At the Hansma Lab, we began by exploring the use of home-use Electroencephologram, EEG, for chronic pain recovery. We went on to explore many other home-use biofeedback possibilities including Electromyography, EMG, Electrocardiogram, ECG, Photoplethysmography, PPG (at various body sites including finger, earlobe, temple, forehead, carotid artery, top wrist and bottom wrist), Galvanic Skin Response, GSR, Skin Conductance, Temperature (at various body sites including finger, palm, wrist, forehead, carotid artery, basilar artery, top wrist, and bottom wrist), Motion (with multi-axis accelerometers and gyroscopes on head, hands and wrists), majority of our biofeedback devices so far have explored increasing users’ hand temperature.

We attempted to use these biofeedback sensors with chronic pain subjects as a part of a chronic pain recovery program. We gradually eliminated sensors that were more aggravating or inconvenient than useful. Specifically, we ended up eliminating, for home-use biofeedback, any sensors that needed electrodes on the body because they did not show enough advantage over sensors without electrodes.

A subset of over 20 sensors without electrodes, including temperature, Photoplethysmography, PPG and motion sensors at various body locations was then used to attempt to quantify chronic pain. This resulted in one conference publication* and one accepted manuscript**. Based on these results we have narrowed our research focus to the two most promising sensors: finger or hand temperature and PPG.

 Chronic pain is associated with an activated “fight or flight” response in individuals, which has been shown to reduce blood–and heat–from the extremities. As users increase their hand temperature, the “fight or flight” response lessens. To show changes in temperature and provide intuitive feedback on progress, our biofeedback devices cycle through the spectrum of colors.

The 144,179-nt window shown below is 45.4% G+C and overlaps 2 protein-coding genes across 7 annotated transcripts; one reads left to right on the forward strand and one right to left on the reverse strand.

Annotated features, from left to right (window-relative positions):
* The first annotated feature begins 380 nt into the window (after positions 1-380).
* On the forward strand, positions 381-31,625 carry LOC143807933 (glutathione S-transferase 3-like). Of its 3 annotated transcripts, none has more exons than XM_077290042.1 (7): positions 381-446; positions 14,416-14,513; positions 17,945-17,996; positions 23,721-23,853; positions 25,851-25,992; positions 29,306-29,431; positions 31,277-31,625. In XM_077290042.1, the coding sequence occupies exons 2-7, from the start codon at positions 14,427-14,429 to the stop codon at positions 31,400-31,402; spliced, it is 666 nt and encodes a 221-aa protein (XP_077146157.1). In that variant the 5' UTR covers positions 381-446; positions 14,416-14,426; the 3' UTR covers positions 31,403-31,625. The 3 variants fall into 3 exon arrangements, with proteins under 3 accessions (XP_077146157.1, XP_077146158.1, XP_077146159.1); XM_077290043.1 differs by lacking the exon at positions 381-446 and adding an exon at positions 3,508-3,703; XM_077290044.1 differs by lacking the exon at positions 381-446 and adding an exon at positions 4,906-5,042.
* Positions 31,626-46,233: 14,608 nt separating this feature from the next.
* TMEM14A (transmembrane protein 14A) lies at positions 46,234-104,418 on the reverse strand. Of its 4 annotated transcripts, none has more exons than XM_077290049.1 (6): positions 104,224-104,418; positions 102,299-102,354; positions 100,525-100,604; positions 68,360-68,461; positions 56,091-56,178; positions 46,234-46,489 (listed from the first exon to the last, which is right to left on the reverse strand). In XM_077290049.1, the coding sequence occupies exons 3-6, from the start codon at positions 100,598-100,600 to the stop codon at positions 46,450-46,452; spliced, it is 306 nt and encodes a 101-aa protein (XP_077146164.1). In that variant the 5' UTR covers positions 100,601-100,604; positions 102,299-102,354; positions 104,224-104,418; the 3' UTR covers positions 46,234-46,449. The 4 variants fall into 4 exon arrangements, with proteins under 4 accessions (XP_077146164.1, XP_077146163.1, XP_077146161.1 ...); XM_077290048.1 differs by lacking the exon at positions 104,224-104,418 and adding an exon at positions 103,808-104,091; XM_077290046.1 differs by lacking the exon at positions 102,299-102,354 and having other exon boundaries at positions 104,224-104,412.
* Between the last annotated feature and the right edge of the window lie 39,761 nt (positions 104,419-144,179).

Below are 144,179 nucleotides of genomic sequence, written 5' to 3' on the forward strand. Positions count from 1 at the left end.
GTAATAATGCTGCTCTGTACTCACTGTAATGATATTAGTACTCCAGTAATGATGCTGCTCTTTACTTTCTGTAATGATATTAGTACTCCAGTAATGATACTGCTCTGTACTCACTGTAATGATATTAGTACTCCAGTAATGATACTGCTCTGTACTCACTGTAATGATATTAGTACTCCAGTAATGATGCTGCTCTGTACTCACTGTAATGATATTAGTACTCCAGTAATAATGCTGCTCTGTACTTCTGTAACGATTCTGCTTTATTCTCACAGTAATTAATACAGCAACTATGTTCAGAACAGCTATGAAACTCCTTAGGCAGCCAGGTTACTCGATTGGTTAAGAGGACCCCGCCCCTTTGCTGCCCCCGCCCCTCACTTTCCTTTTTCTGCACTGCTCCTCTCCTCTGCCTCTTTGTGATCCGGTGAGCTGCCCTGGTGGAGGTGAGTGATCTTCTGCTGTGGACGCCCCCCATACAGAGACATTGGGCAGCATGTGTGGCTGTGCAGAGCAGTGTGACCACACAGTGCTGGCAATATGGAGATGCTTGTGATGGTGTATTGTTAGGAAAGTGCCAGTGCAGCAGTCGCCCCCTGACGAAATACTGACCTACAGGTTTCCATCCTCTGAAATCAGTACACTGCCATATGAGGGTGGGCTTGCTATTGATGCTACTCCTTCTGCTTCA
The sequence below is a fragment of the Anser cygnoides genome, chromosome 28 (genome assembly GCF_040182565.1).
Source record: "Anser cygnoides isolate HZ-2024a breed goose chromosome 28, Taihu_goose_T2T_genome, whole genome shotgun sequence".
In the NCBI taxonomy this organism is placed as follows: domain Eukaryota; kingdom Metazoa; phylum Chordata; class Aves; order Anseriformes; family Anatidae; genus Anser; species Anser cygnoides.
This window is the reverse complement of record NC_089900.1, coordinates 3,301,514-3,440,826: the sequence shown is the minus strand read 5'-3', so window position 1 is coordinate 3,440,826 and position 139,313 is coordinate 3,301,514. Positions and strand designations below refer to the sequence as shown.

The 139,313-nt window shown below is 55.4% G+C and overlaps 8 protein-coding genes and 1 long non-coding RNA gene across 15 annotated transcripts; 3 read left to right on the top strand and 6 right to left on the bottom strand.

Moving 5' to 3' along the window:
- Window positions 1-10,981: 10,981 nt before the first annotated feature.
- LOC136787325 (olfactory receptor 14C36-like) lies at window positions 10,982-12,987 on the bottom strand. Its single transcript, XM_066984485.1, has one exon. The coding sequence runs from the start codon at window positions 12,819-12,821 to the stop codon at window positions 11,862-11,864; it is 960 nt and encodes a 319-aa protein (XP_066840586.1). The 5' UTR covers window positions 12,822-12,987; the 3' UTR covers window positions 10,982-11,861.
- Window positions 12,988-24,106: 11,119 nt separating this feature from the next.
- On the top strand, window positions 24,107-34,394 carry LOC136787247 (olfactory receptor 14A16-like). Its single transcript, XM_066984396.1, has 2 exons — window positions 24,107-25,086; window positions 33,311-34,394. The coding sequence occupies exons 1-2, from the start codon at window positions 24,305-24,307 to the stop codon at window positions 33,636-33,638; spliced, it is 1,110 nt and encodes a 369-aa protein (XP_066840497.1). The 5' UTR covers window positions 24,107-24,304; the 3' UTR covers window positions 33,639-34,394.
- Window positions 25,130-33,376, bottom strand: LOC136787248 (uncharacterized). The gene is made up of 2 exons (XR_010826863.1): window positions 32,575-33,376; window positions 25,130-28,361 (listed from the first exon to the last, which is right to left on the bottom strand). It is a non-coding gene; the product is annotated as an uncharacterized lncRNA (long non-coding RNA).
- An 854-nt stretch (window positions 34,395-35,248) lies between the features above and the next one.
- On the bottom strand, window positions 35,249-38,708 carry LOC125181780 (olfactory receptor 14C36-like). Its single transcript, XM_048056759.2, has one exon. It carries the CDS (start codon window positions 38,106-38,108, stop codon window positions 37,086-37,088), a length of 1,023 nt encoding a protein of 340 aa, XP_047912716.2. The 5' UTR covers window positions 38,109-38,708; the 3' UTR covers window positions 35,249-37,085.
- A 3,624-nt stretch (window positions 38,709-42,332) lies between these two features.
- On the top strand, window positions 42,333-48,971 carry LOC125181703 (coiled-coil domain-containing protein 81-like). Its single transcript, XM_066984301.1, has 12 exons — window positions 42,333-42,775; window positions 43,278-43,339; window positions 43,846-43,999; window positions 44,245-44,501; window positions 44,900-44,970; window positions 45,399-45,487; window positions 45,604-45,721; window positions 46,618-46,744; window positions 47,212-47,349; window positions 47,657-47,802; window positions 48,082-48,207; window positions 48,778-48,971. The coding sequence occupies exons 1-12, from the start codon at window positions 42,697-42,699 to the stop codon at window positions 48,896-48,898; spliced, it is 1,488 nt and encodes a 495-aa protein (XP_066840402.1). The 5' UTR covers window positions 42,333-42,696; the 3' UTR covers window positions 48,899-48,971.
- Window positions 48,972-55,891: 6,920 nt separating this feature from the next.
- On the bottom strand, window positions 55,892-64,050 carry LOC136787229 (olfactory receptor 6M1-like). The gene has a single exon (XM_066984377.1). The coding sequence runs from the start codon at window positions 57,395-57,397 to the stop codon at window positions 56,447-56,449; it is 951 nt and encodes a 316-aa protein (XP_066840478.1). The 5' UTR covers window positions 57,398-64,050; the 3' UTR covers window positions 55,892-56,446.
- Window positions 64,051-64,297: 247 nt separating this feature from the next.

We have used these hand temperature biofeedback devices with many individual subjects and in one chronic pain recovery workshop.

In addition to temperature biofeedback, the Hansma Lab has been exploring heart rate variability measured with Photoplethysmography, PPG, in our most recent study (Summer 2022).

We are especially interested in using a new technique, Dynamic Phase Extraction***, to provide both the magnitude and phase of the pulse variations relative to a breath pacer. We have some preliminary indications that the phase may be useful for biofeedback for chronic pain.

*Zhao, Y., Ly, F., Hong, Q., Cheng, Z., Santander, T., Yang, H.T., Hansma, P.K. and Petzold, L., 2020, November. How much does it hurt: A deep learning framework for chronic pain score assessment. In 2020 International Conference on Data Mining Workshops (ICDMW) (pp. 651-660). IEEE.

**Zhuowei Chenga, *, Franklin Lyb, Tyler Santanderc, Elyes Turkid, Yun Zhaoa, Jamie Yooc, Kian Lonerganc, Jordan Grayc, Christopher H. Lid, Henry Yangb, Michael Millerc, Paul Hansmad, Linda Petzolda,b Preliminary Study: Quantification of Chronic Pain from Physiological Data, accepted for publication in Pain Reports.

***Li, C.H., Ly, F.S., Woodhouse, K., Chen, J., Cheng, Z., Santander, T., Ashar, N., Turki, E., Yang, H.T., Miller, M. and Petzold, L., 2022. Dynamic Phase Extraction: Applications in Pulse Rate Variability. Applied Psychophysiology and Biofeedback, 47(3), pp.213-222.